For a fixed function $f$ defined on $[-1, 1]$, let's define $$G_m(f)=\sum_{k=1}^m w_k^{(m)}f\left(x_k^{(m)}\right)$$ where $x_1^{(m)}, x_2^{(m)}, \ldots, x_m^{(m)}$ are the $m$ roots of the $m$th Legendre Polynomial and $w_1^{(m)}, w_2^{(m)}, \ldots, w_m^{(m)}$ are the corresponding weights demanded by Gaussian Quadrature.

We know that if $p$ is any polynomial of degree less than or equal to $2n-1$, then $$G_n(p)=\int_{-1}^1p(x)\;dx\,.$$

This has the easy corollary that for any polynomial $p$, there is a natural number $n$ such that $$\int_{-1}^1p(x)\;dx=G_n(p)=G_m(p)$$ for any $m\geq n$. The notation here hides the novelty in this result: $G_n$ is calculated vastly differently from $G_m$. The points and weights used in these approximations are different, but it's true nonetheless.

The question is:

Is the converse true? That is, for a fixed continuous function $f$ on $[-1, 1]$ such that there is a natural number $n$ such that $G_n(f)=G_m(f)$ for all $m\geq n$, is it true that $f$ must be a polynomial?

Of course, if $f$ satisfies this property we have that $$\int_{-1}^1f(x)\;dx=G_m(f)$$ for $m\geq n$. I thought this would be a clever twist of usage with the Weierstrass approximation theorem, but it's been a little more involved than that. I've looked into polynomials of best approximation, but I haven't been able to leverage these effectively. One of the stumbling blocks has been that we don't know $G_m(f^2)=G_n(f^2)$ for all $m\geq n$.

One of the things I've been attempting is to understand the set $$\{p: p(x_k^{(n)})=f(x_k^{(n)})\text{ for all }k\text{ and }\deg(p)\leq 2n-1\}\,.$$ Does this set include a polynomial of best approximation for $f$ with degree less than $2n-1$? I don't know. It does have the interpolating polynomial of degree $n-1$. But what relationships do these polynomials share?

Any help is appreciated.

  • 1
    $\begingroup$ I think it should be true not just for continuous functions but also for $L^2[-1,1]$. If we let $p_n$ be the normalized Legendre polynomials, then the weights satisfy $\sum_{k=0}^mw_k^{(m)}p_m(x_k)=0$ except for $\sum_{k=0}^mw_k^{(0)}p_0(x_k)=\sqrt{2}$. So, writing $f=\sum_n\alpha_np_n$ and substituting into your requirements gives $\sum_{n=m+1}^\infty\alpha_n(\sum_{k=0}^mw_k^{(m)}p_m(x_k))=0$. These are equations of the form $<a,b_m>=0$ for an infinite number of such vectors. I don't know enough about the $b_m$ to tell whether they are dense in $\ell^2$, but if so that forces $a=0$ as reqrd. $\endgroup$ – Chrystomath Dec 4 '17 at 16:17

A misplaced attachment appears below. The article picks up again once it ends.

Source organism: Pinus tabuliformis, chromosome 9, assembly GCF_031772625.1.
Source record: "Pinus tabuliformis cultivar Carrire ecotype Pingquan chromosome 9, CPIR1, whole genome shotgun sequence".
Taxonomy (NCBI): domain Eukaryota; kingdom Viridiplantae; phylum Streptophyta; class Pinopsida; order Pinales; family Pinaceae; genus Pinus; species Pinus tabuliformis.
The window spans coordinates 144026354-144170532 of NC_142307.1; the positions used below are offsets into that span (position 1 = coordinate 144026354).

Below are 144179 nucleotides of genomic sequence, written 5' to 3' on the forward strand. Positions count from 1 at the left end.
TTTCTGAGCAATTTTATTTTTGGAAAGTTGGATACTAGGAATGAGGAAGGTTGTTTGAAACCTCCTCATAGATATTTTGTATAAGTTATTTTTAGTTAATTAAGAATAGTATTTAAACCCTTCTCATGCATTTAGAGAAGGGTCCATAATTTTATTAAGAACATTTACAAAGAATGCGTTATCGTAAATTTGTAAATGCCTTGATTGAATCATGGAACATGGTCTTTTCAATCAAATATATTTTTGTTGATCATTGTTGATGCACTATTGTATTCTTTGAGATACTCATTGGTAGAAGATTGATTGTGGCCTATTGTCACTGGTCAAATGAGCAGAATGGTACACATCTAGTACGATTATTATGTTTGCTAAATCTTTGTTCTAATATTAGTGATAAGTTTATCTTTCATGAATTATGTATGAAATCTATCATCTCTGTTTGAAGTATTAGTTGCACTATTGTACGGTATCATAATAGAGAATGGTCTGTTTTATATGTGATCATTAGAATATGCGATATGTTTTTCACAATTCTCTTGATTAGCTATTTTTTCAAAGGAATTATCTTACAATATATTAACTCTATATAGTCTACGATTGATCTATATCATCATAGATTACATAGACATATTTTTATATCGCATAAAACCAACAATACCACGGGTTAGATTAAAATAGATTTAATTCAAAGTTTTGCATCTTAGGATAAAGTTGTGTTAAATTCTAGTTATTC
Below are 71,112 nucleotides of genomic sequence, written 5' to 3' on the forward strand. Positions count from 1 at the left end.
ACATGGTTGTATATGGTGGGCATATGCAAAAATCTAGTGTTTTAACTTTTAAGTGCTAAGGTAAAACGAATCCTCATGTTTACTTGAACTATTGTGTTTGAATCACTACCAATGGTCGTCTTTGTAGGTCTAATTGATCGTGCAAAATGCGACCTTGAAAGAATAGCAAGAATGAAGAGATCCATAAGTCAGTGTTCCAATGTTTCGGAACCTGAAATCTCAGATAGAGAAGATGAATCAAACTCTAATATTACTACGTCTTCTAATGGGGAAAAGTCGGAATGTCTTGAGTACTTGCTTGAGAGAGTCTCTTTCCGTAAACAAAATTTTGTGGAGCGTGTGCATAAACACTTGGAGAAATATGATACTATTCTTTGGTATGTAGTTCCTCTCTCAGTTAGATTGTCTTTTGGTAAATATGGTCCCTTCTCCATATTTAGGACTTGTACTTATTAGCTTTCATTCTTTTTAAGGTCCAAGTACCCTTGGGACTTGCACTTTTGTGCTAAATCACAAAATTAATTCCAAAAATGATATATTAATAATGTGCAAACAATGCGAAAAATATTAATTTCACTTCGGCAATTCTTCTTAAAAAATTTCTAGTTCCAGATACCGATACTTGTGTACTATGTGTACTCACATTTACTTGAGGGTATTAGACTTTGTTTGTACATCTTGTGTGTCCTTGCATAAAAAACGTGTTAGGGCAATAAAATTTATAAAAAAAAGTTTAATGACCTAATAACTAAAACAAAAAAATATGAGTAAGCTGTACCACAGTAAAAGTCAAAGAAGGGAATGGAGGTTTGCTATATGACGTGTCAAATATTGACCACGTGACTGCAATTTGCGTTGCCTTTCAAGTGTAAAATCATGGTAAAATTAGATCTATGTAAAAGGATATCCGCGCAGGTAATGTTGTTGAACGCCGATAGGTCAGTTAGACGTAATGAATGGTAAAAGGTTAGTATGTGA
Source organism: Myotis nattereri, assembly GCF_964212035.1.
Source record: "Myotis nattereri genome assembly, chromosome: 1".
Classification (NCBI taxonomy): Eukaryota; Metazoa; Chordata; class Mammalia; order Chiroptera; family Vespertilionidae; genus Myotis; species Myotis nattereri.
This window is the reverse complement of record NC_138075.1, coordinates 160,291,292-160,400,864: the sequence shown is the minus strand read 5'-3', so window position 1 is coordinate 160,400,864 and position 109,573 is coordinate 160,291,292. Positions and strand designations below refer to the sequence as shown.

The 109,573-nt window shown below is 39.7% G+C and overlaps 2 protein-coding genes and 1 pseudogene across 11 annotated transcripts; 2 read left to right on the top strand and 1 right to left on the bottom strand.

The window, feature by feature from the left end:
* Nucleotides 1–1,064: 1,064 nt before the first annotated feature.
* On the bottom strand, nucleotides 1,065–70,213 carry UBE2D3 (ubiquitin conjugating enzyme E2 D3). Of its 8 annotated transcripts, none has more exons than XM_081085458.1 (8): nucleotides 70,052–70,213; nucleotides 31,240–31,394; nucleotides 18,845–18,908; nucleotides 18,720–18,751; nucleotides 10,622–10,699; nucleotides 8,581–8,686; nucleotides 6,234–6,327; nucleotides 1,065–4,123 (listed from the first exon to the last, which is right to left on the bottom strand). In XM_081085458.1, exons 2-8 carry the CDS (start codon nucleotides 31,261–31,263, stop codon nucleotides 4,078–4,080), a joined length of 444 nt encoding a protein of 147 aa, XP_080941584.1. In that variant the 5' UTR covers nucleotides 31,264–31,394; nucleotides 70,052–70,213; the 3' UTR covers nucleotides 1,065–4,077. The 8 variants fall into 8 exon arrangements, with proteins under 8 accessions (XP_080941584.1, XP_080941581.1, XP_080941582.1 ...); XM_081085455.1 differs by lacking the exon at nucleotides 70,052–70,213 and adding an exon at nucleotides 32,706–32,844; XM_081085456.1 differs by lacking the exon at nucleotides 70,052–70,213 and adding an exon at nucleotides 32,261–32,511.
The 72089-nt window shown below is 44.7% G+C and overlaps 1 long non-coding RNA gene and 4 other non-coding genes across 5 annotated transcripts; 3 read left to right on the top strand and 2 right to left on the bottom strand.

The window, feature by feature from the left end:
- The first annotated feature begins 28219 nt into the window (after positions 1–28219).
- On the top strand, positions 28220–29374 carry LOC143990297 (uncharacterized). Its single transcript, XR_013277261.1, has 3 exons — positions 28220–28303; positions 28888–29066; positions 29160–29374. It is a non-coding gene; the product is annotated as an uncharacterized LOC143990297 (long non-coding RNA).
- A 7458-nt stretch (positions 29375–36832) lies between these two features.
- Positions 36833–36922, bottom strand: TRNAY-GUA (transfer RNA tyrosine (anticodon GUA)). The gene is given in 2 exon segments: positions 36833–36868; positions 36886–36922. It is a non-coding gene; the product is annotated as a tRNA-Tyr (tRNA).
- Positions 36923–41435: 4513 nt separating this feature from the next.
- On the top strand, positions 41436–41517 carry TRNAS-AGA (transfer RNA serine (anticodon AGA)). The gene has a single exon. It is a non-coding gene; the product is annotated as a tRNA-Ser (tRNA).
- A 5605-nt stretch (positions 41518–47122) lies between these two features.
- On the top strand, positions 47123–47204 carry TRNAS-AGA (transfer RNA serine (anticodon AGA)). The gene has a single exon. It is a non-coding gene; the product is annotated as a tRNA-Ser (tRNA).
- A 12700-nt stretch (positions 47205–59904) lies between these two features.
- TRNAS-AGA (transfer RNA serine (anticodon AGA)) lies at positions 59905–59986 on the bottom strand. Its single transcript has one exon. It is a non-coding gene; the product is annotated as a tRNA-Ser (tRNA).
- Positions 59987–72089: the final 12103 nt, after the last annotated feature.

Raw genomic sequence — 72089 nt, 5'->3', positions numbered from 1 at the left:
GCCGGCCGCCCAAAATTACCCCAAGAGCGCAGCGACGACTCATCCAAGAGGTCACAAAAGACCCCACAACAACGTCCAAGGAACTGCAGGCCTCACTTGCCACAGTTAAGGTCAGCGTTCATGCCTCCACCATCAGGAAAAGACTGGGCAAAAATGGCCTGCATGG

The question was

Is the converse true? That is, for a fixed continuous function $f$ on $[-1, 1]$ such that there is a natural number $n$ such that $G_n(f)=G_m(f)$ for all $m\geq n$, is it true that $f$ must be a polynomial?

The answer is trivially negative.

Recall that the symmetric quadrature on the interval symmetric wrt. zero has the form $$Q(f)=\sum_{i=1}^n w_i\bigl(f(x_i)+f(-x_i)\bigr)+w_0f(0)$$ (the case $w_0=0$ is possible).

Because each Gauss-Legendre quadrature is symmetric, it vanishes on any odd function. So, $G_m(f)=0$ for any $m$ and any odd function $f$ and, of course, there are many non-polynomial odd functions. Then the condition in question holds but the assertion is false.

Additionally, also the integral vanishes for integrable odd functions. Then the conjecture is false even with stronger assumption $\displaystyle\int_{-1}^1 f(x)\,\text{d}x=G_m(f)$ for any $m\in\Bbb N$.

  • $\begingroup$ Anyone else kicking themselves? :) $\endgroup$ – Calum Gilhooley Dec 5 '17 at 13:47
  • $\begingroup$ Ah! My intuition was that the approximations would have to get strictly better. Didn't think of the approximations as being exact by a technicality. Yes, I'm kicking myself. Of course, your examples can also be used to provide counterexamples for functions which are strictly positive. $\endgroup$ – Robert Wolfe Dec 5 '17 at 15:32
  • $\begingroup$ @Robert The exactness of the approximation was a kind of by product in my example. Odd functions are not good candidates to be strictly positive. Simply there is no such functions. So, my example could not be extended in a direction you propose. $\endgroup$ – szw1710 Dec 5 '17 at 15:43
  • $\begingroup$ A polynomial with a large enough infimum added to any odd function will result in a strictly positive function with eventually exact Gaussian approximations. $\endgroup$ – Robert Wolfe Dec 5 '17 at 16:03

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